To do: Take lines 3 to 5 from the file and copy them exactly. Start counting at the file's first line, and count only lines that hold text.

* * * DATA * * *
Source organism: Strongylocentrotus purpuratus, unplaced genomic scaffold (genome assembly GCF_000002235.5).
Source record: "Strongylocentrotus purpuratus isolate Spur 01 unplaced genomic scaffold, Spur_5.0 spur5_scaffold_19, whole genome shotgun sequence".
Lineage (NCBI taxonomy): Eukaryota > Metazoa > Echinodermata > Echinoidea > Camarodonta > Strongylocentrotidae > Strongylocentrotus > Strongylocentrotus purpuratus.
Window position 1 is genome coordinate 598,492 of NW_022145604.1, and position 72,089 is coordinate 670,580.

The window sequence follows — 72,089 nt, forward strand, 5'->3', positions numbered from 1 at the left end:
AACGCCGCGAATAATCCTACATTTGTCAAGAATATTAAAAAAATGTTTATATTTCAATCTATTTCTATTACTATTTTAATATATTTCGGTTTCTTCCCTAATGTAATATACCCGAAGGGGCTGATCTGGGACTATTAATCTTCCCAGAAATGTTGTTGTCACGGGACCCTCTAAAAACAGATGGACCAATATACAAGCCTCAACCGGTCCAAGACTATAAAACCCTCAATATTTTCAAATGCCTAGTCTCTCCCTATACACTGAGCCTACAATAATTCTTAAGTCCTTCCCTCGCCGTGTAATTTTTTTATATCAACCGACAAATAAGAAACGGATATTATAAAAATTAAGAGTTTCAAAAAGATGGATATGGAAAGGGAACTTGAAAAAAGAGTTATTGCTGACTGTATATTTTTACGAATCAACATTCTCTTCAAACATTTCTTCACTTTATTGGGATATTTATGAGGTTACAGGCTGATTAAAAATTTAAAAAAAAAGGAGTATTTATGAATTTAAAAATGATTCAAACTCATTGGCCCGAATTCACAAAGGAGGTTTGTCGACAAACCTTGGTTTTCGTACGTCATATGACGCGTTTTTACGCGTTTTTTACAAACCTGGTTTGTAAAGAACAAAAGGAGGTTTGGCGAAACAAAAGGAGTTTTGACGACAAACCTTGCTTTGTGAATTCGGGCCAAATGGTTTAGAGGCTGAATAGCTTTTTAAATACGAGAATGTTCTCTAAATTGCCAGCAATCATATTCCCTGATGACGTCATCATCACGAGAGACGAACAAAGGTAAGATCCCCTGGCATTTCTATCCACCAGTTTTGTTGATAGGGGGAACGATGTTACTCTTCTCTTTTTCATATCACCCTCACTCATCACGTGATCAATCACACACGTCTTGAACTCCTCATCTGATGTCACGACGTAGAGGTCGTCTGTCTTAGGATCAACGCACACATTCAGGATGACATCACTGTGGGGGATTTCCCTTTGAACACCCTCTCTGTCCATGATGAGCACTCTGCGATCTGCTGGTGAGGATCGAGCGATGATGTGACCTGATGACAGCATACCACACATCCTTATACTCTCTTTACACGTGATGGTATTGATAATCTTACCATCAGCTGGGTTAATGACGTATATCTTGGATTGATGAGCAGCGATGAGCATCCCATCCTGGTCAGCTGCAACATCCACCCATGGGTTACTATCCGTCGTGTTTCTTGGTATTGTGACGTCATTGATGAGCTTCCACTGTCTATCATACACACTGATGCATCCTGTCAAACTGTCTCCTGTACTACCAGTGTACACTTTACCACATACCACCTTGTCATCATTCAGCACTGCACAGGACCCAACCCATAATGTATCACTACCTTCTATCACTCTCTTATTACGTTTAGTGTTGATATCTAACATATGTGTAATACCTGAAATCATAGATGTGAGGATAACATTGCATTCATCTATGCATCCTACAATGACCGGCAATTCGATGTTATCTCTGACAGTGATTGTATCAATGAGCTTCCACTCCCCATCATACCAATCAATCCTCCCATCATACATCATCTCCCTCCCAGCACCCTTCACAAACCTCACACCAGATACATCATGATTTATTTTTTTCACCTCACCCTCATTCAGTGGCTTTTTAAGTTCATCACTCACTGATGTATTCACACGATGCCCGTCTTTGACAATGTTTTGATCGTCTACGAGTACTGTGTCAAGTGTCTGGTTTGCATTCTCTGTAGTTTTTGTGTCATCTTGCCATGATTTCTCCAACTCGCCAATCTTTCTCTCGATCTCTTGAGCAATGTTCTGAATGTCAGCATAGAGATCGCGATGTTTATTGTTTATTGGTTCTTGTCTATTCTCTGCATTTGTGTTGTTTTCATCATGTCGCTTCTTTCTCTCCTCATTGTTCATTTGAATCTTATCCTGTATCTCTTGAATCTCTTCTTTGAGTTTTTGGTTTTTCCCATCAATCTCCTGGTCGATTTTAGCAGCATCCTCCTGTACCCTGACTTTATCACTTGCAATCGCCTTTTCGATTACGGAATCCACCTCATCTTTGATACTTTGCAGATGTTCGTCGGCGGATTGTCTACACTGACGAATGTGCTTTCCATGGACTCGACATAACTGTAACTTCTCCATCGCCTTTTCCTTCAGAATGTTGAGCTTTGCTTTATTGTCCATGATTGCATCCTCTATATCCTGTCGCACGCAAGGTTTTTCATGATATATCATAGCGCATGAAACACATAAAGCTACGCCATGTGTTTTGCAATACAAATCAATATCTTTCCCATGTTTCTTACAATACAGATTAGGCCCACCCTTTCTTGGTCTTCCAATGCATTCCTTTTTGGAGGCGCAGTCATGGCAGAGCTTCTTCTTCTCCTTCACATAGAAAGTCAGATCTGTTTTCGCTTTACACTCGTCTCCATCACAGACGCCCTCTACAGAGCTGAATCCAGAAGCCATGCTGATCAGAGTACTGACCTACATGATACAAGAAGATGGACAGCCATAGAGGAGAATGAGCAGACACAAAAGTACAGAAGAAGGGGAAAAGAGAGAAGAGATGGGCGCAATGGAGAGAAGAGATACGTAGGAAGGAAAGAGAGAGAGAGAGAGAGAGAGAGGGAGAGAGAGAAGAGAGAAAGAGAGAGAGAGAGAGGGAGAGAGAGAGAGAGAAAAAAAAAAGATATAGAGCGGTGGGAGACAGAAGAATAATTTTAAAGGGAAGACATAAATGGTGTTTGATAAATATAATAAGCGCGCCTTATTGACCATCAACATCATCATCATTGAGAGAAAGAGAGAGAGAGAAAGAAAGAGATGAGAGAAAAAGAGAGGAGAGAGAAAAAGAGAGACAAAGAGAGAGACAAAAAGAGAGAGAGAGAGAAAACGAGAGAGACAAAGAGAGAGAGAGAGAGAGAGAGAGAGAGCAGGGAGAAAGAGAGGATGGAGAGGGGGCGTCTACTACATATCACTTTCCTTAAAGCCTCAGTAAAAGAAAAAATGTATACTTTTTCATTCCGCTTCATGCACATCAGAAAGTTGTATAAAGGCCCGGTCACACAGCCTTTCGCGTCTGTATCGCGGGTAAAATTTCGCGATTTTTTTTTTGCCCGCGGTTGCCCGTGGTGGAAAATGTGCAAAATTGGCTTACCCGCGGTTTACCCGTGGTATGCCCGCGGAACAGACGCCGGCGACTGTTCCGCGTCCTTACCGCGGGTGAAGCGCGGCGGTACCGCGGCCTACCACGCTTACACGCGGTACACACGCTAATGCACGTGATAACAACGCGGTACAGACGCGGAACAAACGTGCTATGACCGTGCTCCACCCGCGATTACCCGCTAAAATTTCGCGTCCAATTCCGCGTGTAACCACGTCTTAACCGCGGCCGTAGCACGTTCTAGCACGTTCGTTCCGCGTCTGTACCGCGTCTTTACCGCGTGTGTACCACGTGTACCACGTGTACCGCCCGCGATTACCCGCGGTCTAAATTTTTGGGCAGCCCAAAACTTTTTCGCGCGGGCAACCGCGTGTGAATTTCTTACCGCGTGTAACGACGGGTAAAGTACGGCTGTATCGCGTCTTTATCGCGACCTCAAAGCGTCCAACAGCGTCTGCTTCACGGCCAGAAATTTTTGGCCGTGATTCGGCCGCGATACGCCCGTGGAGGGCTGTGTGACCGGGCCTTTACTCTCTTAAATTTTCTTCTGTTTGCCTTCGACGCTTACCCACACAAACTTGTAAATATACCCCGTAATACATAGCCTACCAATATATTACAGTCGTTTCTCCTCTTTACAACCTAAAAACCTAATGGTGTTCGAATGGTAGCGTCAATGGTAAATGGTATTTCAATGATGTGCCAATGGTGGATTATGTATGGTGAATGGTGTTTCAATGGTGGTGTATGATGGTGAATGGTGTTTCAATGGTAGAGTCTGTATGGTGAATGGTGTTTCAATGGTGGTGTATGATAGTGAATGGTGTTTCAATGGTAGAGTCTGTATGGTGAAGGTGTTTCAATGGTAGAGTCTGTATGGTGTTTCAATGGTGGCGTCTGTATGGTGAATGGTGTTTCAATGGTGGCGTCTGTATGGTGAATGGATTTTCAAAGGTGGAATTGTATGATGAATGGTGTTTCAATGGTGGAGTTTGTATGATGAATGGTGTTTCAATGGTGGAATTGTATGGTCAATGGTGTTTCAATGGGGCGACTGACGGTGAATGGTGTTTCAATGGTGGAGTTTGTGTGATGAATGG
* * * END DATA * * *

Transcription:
Lineage (NCBI taxonomy): Eukaryota > Metazoa > Echinodermata > Echinoidea > Camarodonta > Strongylocentrotidae > Strongylocentrotus > Strongylocentrotus purpuratus.
Window position 1 is genome coordinate 598,492 of NW_022145604.1, and position 72,089 is coordinate 670,580.

The window sequence follows — 72,089 nt, forward strand, 5'->3', positions numbered from 1 at the left end: